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tion. “Well,” said the President, “I will answer, by telling you a story. You know Father B., the old Methodist preacher? and you know Fox River and its freshets? Well, once in the presence of Father B., a young Methodist was worrying about Fox River, and expressing fears that he should be prevented from fulfilling some of his appointments by a freshet in the river. Father B. checked him in his gravest manner. Said he “Young man, I have always made it a rule in my life not to cross Fox River till I get to it!' And,” added Mr. Lincoln, “I am not going to worry myself over the slavery question till I get to it.”
“I shall ever cherish among the brightest memories of my life,” says Rev. Dr. J. P. Thompson, “the recollection of an hour in his working-room last September, which was one broad sheet of sunshine. He had spent the morning poring over the returns of a court-martial upon capital cases, and studying to decide them according to truth; and upon the entrance of a friend, he threw himself into an attitude of relaxation, and sparkled with good-humor. I spoke of the rapid rise of Union feeling since the promulgation of the Chicago platform, and the victory at Atlanta; and the question was started, which had contributed the most to the reviving of Union sentiment—the victory or the platform. “I guess,” said the President, “it was the victory; at any rate, I'd rather have that repeated.”
Being informed of the death of John Morgan, he said, “Well, I wouldn't crow over anybody's death; but I can take this as resignedly as any dispensation of Providence.”
My attention has been two or three times called to a paragraph now going the rounds of the newspapers concerning a singular apparition of himself in a looking-glass, which Mr. Lincoln is stated to have seen on the day he was first nominated at Chicago. The story as told is made to appear very mysterious, and believing that the taste for the supernatural is sufficiently ministered unto without perverting the facts, I will tell the story as the President told it to John Hay, the assistant private secretary, and myself. We were in his room together about dark, the evening of the Baltimore Convention. The gas had just been lighted, and he had been telling us how he had that after. noon received the news of the nomination of Andrew Johnson for Vice-President before he heard of his own.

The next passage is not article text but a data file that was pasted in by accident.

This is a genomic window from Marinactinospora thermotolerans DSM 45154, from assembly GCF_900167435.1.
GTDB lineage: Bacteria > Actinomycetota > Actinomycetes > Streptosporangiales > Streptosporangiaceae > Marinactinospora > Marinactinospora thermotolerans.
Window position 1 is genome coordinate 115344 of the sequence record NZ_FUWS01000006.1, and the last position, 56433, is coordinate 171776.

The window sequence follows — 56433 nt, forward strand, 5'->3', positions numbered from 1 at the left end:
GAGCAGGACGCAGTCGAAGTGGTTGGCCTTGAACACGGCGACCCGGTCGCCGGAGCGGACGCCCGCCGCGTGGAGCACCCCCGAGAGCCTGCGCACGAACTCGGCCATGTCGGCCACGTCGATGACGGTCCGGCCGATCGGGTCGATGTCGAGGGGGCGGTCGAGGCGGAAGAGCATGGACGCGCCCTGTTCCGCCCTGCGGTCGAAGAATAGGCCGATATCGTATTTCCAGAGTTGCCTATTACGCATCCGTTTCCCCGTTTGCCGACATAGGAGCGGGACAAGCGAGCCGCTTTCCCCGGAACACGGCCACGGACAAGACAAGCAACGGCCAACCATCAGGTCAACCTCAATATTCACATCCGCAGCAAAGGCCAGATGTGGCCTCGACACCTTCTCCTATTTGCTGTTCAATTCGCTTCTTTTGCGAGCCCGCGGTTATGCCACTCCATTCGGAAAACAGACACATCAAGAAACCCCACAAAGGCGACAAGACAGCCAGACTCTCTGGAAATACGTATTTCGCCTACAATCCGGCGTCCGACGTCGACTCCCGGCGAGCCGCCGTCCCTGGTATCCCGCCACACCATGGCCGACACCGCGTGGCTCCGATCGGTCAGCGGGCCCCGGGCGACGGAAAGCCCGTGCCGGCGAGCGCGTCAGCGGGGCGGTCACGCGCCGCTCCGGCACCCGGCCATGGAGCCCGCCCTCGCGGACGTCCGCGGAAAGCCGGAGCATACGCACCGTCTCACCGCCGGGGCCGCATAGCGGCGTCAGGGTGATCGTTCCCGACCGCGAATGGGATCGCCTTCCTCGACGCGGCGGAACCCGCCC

It seemed that the dispatch announcing his renomination had been sent to his office from the War Department while he was at lunch. Directly afterward, without going back to the official chamber, he proceeded to the War Department. While there, the telegram camo announcing the nomination of Johnson. “What,” said he to the oper. ator, “do they nominate a Vice-President before they do a President?” “Why,” replied the astonished official, “have you not heard of your own nomination ? It was sent to the White House two hours ago.” “It is all right,” replied the President; “I shall probably find it on my return.” Laughing pleasantly over this incident, he said, soon afterward: “A very singular occurrence took place the day I was nominated at Chicago, four years ago, which I am reminded of to-night. In the afternoon of the day, returning home from down town, I went up-stairs to Mrs. Lincoln's sitting-room. Feeling somewhat tired, I lay down upon a couch in the room, directly opposite a bureau upon which was a looking-glass. As I reclined, my eye fell upon the glass, and I saw distinctly two images of myself, exactly alike, except that one was a little paler than the other. I arose, and lay down again, with the same result. It made me quite uncomfortable for a few moments; but some friends coming in, the matter passed out of my mind. The next day, while walking in the street, I was suddenly reminded of the circumstance, and the disagreeable sensation produced by it returned. I had never seen any thing of the kind before, and did not know what to make of it. I determined to go home and place myself in the same position, and if the same effect was produced, I would make up my mind that it was the natural result of some principle of refraction or optics which I did not understand, and dismiss it. I tried the experiment, with the same result, and as I had said to myself, accounting for it on some principle unknown to me, it ceased to trouble me. But,” said he, “some time ago I tried to produce the same effect here, by arranging a glass and couch in the same position, without success.” He did not say, as is asserted in the story as printed, that either he or Mrs. Lincoln attached any omen to it whatever. Neither did he say the double reflection was seen while he was walking about the room. On the contrary, it was only visible in a certain position, and at a cer. tain angle, and therefore, he thought, could be accounted for upon scien tific principles. A distinguished public officer being in Washington, in an interview with the President, introduced the question of emancipation. “Well, you see,” said Mr. Lincoln, “we’ve got to be very cautious how we manage the negro question. If we're not, we shall be like the barber out in Illinois, who was shaving a fellow with a hatchet face and lantern jaws like mine. The barber stuck his finger in his customer's